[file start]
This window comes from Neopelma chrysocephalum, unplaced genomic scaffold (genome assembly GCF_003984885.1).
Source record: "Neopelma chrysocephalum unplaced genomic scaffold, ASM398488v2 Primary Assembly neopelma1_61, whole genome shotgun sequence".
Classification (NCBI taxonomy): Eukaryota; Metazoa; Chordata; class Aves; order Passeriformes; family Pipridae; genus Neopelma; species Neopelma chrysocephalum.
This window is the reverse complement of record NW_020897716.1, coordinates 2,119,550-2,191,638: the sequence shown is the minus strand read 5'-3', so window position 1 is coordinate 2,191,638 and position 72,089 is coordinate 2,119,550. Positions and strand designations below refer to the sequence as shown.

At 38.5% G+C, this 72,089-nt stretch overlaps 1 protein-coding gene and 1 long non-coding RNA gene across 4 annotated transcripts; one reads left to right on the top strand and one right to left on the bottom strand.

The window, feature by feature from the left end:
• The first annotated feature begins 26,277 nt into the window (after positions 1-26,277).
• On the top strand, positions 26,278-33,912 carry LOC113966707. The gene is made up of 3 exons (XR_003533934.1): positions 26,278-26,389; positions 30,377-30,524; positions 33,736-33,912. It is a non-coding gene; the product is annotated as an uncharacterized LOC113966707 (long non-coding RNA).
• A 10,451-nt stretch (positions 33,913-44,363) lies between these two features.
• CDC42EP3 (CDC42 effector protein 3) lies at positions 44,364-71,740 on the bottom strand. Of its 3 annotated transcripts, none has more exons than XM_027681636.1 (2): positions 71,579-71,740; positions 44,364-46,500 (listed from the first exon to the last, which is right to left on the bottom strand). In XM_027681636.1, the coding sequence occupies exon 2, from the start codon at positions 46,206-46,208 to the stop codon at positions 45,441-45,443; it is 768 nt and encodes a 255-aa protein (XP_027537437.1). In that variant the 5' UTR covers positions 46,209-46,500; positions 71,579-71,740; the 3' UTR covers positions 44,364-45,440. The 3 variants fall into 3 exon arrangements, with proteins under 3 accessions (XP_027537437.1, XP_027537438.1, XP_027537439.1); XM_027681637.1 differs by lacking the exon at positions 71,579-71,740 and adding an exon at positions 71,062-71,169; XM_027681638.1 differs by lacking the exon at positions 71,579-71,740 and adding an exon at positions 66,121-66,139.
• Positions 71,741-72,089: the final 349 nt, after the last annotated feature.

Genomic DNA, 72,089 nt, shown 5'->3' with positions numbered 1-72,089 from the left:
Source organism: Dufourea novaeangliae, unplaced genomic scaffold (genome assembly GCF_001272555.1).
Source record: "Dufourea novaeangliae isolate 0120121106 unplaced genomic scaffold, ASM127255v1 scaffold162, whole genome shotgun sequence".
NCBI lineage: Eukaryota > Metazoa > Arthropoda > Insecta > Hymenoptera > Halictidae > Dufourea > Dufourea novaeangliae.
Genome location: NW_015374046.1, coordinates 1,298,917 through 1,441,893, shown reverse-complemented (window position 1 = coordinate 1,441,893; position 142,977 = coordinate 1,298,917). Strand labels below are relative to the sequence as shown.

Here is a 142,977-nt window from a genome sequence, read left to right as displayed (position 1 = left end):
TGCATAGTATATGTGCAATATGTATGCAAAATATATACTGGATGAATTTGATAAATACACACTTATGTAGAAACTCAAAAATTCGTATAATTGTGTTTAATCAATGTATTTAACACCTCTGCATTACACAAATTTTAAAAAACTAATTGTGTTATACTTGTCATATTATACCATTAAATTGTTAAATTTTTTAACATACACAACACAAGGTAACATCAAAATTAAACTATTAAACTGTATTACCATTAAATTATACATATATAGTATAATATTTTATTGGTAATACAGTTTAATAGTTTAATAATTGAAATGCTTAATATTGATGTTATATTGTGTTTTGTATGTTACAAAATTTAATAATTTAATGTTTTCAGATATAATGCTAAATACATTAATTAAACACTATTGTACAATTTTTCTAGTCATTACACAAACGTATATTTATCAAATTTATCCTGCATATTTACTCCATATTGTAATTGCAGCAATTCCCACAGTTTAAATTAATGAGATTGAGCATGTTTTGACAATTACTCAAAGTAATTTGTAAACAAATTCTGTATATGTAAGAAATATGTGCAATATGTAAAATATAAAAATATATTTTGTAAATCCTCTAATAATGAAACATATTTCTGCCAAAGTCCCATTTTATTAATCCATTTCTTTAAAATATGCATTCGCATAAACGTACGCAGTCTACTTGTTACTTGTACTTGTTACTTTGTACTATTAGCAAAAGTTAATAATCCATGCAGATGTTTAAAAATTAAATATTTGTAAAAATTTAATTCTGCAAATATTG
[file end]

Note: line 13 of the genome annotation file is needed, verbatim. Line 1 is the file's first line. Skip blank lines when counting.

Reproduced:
Source organism: Dufourea novaeangliae, unplaced genomic scaffold (genome assembly GCF_001272555.1).